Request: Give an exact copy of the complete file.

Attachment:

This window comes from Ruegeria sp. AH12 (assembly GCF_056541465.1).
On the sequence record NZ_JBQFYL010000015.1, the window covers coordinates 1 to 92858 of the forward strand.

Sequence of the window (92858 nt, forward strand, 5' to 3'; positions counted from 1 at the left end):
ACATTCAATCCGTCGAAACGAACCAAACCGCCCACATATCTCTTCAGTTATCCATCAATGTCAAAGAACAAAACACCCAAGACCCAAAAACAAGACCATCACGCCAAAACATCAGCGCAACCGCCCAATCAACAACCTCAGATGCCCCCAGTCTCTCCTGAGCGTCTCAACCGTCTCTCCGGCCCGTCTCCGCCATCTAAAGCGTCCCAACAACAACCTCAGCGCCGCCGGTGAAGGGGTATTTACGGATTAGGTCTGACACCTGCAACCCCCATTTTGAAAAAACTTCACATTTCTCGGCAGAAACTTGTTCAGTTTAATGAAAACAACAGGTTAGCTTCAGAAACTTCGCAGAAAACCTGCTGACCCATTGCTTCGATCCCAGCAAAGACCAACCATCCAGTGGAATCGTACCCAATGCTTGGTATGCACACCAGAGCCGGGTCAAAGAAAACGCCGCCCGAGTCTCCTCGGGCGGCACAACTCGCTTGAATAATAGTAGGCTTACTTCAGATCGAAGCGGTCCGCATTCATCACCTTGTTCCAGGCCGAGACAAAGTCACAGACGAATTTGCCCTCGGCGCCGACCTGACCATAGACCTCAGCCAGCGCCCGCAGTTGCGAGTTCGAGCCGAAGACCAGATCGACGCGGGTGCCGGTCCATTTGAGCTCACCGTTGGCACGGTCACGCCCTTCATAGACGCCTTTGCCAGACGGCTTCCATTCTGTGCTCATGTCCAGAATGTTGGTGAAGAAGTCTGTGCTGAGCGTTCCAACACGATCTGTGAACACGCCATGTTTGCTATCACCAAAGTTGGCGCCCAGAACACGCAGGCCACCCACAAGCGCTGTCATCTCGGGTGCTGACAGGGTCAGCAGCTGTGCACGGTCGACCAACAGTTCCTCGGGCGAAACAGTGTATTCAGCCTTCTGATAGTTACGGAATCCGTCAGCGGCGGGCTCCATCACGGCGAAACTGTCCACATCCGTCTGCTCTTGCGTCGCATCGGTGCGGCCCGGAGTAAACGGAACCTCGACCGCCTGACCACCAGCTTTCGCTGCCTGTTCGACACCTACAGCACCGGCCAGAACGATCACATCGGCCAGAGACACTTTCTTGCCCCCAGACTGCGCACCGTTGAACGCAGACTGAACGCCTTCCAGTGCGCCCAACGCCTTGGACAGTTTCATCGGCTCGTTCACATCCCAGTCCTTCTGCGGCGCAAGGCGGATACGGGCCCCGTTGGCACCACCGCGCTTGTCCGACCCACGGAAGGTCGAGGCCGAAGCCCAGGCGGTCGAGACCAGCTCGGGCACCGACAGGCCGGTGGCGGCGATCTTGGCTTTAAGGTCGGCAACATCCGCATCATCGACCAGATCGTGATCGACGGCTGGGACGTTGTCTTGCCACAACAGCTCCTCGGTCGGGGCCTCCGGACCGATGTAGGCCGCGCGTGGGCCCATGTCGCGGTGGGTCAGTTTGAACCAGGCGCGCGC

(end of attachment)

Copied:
This window comes from Ruegeria sp. AH12 (assembly GCF_056541465.1).
On the sequence record NZ_JBQFYL010000015.1, the window covers coordinates 1 to 92858 of the forward strand.

Sequence of the window (92858 nt, forward strand, 5' to 3'; positions counted from 1 at the left end):
ACATTCAATCCGTCGAAACGAACCAAACCGCCCACATATCTCTTCAGTTATCCATCAATGTCAAAGAACAAAACACCCAAGACCCAAAAACAAGACCATCACGCCAAAACATCAGCGCAACCGCCCAATCAACAACCTCAGATGCCCCCAGTCTCTCCTGAGCGTCTCAACCGTCTCTCCGGCCCGTCTCCGCCATCTAAAGCGTCCCAACAACAACCTCAGCGCCGCCGGTGAAGGGGTATTTACGGATTAGGTCTGACACCTGCAACCCCCATTTTGAAAAAACTTCACATTTCTCGGCAGAAACTTGTTCAGTTTAATGAAAACAACAGGTTAGCTTCAGAAACTTCGCAGAAAACCTGCTGACCCATTGCTTCGATCCCAGCAAAGACCAACCATCCAGTGGAATCGTACCCAATGCTTGGTATGCACACCAGAGCCGGGTCAAAGAAAACGCCGCCCGAGTCTCCTCGGGCGGCACAACTCGCTTGAATAATAGTAGGCTTACTTCAGATCGAAGCGGTCCGCATTCATCACCTTGTTCCAGGCCGAGACAAAGTCACAGACGAATTTGCCCTCGGCGCCGACCTGACCATAGACCTCAGCCAGCGCCCGCAGTTGCGAGTTCGAGCCGAAGACCAGATCGACGCGGGTGCCGGTCCATTTGAGCTCACCGTTGGCACGGTCACGCCCTTCATAGACGCCTTTGCCAGACGGCTTCCATTCTGTGCTCATGTCCAGAATGTTGGTGAAGAAGTCTGTGCTGAGCGTTCCAACACGATCTGTGAACACGCCATGTTTGCTATCACCAAAGTTGGCGCCCAGAACACGCAGGCCACCCACAAGCGCTGTCATCTCGGGTGCTGACAGGGTCAGCAGCTGTGCACGGTCGACCAACAGTTCCTCGGGCGAAACAGTGTATTCAGCCTTCTGATAGTTACGGAATCCGTCAGCGGCGGGCTCCATCACGGCGAAACTGTCCACATCCGTCTGCTCTTGCGTCGCATCGGTGCGGCCCGGAGTAAACGGAACCTCGACCGCCTGACCACCAGCTTTCGCTGCCTGTTCGACACCTACAGCACCGGCCAGAACGATCACATCGGCCAGAGACACTTTCTTGCCCCCAGACTGCGCACCGTTGAACGCAGACTGAACGCCTTCCAGTGCGCCCAACGCCTTGGACAGTTTCATCGGCTCGTTCACATCCCAGTCCTTCTGCGGCGCAAGGCGGATACGGGCCCCGTTGGCACCACCGCGCTTGTCCGACCCACGGAAGGTCGAGGCCGAAGCCCAGGCGGTCGAGACCAGCTCGGGCACCGACAGGCCGGTGGCGGCGATCTTGGCTTTAAGGTCGGCAACATCCGCATCATCGACCAGATCGTGATCGACGGCTGGGACGTTGTCTTGCCACAACAGCTCCTCGGTCGGGGCCTCCGGACCGATGTAGGCCGCGCGTGGGCCCATGTCGCGGTGGGTCAGTTTGAACCAGGCGCGCGC